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‘My street came alive’: Rome sings anthem from balconies during lockdown

Residents spoke of the ‘solidarity in expression’ they felt as music broke out across the country.

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People gather on their balconies in Rome to sing the national anthem during the coronavirus lockdown (Yemi Adeyeye)

People gather on their balconies in Rome to sing the national anthem during the coronavirus lockdown (Yemi Adeyeye)

People gather on their balconies in Rome to sing the national anthem during the coronavirus lockdown (Yemi Adeyeye)

People in Rome congregated on their balconies to sing the Italian national anthem during the coronavirus pandemic.

In the three weeks since the country identified its first virus cluster, Italy has passed 17,000 confirmed cases, with more than 1,200 deaths, and the government has ordered an unprecedented lockdown, ordering businesses to close and restricting movement.

But residents showed solidarity by singing and playing music from their homes to one another, as well as belting out the national anthem.

“I received a circulating message, forwarded to me by a friend… which is basically encouraging Italians to participate in a kind of flash mob on Friday 13 at 6pm,” said Rome resident Yemi Adeyeye.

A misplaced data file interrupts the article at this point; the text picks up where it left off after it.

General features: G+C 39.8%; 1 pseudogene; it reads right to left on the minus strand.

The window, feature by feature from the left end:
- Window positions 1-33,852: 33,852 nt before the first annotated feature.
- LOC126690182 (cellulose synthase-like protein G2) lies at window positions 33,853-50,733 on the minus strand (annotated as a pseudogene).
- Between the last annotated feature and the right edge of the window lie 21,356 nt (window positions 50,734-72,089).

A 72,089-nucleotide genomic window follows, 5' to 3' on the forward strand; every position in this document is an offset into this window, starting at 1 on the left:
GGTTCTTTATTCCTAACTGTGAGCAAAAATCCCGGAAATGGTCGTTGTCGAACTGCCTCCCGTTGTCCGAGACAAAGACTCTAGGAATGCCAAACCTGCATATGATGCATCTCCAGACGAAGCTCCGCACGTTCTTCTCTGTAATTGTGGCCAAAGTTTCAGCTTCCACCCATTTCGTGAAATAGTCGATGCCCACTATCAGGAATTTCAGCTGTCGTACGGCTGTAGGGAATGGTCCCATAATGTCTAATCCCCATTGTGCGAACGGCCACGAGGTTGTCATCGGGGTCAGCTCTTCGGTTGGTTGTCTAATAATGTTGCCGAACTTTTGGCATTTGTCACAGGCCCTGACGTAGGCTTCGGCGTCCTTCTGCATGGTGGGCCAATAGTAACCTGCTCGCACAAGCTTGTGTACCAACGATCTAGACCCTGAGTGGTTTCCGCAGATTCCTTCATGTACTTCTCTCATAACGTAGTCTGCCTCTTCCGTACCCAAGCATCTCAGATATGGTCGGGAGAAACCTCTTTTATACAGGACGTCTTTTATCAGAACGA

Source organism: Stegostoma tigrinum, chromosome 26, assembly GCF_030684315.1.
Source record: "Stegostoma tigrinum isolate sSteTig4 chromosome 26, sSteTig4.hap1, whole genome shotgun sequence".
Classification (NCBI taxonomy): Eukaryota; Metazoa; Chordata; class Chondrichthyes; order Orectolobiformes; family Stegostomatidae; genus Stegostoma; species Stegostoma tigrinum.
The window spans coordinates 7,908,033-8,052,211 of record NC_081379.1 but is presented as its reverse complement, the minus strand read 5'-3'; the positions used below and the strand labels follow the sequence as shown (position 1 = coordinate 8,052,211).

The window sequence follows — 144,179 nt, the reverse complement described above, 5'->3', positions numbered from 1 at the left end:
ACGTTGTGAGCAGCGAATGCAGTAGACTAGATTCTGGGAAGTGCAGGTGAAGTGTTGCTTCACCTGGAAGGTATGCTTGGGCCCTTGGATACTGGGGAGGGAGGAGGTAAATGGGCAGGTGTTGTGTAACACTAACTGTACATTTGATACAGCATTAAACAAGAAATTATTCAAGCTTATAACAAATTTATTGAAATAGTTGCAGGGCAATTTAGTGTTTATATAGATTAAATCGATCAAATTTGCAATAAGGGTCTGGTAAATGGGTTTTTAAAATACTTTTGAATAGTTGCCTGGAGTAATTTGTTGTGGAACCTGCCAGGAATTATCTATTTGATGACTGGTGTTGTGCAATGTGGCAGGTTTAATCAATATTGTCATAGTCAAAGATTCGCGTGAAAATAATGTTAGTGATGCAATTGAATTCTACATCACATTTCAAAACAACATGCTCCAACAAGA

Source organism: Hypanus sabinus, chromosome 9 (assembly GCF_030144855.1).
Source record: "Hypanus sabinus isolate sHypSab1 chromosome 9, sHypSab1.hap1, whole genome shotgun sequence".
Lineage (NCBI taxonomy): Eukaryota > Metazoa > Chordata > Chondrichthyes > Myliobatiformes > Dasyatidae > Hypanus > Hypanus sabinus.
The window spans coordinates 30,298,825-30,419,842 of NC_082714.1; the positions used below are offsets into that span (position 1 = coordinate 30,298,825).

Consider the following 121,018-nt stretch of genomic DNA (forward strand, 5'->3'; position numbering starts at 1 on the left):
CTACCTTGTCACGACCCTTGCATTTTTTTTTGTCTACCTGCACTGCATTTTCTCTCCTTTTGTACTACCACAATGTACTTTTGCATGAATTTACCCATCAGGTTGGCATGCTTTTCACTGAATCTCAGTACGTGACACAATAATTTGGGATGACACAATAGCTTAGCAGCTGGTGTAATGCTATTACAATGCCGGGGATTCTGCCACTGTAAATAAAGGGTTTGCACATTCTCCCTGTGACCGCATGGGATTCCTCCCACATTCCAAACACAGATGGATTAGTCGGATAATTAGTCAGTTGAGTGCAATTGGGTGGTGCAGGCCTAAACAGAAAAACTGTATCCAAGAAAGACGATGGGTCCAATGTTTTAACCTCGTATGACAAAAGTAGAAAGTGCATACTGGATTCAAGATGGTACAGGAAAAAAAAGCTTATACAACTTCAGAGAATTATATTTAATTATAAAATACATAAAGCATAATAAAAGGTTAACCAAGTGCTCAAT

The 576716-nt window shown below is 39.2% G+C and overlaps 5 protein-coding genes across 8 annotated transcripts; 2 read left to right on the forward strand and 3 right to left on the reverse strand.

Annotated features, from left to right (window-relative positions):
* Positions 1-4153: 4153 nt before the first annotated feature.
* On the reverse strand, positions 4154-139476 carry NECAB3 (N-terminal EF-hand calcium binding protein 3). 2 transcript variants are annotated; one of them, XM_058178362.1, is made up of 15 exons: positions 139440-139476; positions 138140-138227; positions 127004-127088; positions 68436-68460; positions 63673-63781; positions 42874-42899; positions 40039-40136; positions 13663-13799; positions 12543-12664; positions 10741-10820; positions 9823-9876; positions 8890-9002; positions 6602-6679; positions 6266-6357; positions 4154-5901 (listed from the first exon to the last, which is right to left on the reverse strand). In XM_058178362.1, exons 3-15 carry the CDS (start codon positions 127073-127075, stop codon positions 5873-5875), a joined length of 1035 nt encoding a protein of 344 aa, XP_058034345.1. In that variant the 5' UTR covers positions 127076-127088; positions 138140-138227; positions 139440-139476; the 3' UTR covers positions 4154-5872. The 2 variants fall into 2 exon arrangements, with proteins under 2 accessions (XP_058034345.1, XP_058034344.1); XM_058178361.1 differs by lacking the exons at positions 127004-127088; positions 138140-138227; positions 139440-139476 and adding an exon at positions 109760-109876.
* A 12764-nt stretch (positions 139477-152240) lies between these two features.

“My street came alive at that time. It was a euphoric moment,” the 32-year-old told the PA news agency.

The idea reportedly started on social media, with musicians around the country proposing to sing the national anthem on Friday evening.

For Mehmet, 26, living in the capital, the experience was an emotional one.

“It was super emotional for me,” he said. “Because now I live alone in Rome and that’s not easy when you’re under quarantine.”

Mehmet said other songs will be sung each day, and others agreed that the outpouring of music was important in showing unity.

Jessica Phelan, 34, from St Albans, has lived in Rome for two and a half years, and witnessed her neighbours singing.

“It was very friendly – people were waving, saying ciao, calling out ‘a domani’ (see you tomorrow) afterwards,” she said.

“I think it shows that people will continue to seek community, even if they can’t socialise – it’s a way to say we’re all in it together.”

Videos on social media also showed communities across the country playing music for one another on instruments as the country remained on lockdown.

PA